‘What good is a newborn baby?’ asked Benjamin Franklin in 1783 when people questioned his enthusiasm for the recent invention of hot air ballooning. His predictions that the balloons would become significant for transport was unusually wrong. 250 years later, Loon is a balloon system in the news for delivering the internet in Kenya and elsewhere. Balloons are helping transport information.[Read more…] about Uncomfortable Thoughts
You may have noticed the spine of Austin Kleon’s Steal Like an Artist in a recent photo I posted. There’s a line in it that advises that ‘The best advice is not to write what you know, it’s to write what you like.’ And with such confirmation I feel encouraged to meld it with an Anne Lamott aphorism that’s infected the web: ‘Every thing that happened to you is yours; people should have behaved better.’
Are these observations deserving of reflection and expression? They certainly contributed to my rereading an older walking commentary blog to see if I’m repeating themes close to my heart and of course, create an opportunity to steal from myself. Which led me down some old paths this morning and a return to a personal favourite theme which is that one’s point of view depends on the view point. Mountain tops become islands if you are looking down from a peak above a cloud filled valley.[Read more…] about Future Imperfect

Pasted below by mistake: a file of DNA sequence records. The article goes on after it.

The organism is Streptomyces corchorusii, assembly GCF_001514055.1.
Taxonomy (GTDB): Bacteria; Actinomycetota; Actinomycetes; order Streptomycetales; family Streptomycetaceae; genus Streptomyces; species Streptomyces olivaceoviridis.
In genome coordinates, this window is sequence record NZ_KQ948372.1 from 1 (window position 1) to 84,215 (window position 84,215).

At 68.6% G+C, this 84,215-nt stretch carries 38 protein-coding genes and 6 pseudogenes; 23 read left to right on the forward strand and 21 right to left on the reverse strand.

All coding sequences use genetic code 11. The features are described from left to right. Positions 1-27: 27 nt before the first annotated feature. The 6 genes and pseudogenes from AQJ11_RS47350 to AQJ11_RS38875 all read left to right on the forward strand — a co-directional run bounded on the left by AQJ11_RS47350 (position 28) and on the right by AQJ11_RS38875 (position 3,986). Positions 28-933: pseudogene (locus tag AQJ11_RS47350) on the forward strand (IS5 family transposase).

Caveat emptor: the things that flow through my consciousness are not always pleasant, complete let alone right.
The Romans left quite a legacy. Is that because they took the time to chisel their notes in the stones they built with? Calendars were a great invention and the Roman version remains dominant in global diplomacy and business. And it’s fundamental in many administrative regions of the world. Taxes tend to be assessed on 365 day years despite domestic use of different systems such as lunations in Muslim and Mosaic households. The ‘ides’ notion probably lost appeal after Brutus backstabbed Julius Caesar in 44 BC. And besides, Shakespeare told the world to be wary of them.
Hard to avoid thinking about calendars in a leap year. And reflecting on calendars brings time into view. And view is the right word. We lived for a while in the coyote-barking foothills of the San Gabriel mountains. Our zip code was the unforgettable 91011 which I could never remember, near where the astronomer Edwin Hubble spent the late 1920’s. He developed a view of nebulae fleeing from his 100 inch telescope. We met many who worked in Nasa’s JPL and Caltech and all spoke with passion of their pursuits of galaxies, now that they knew what nebulae were.[Read more…] about Kalends and Ides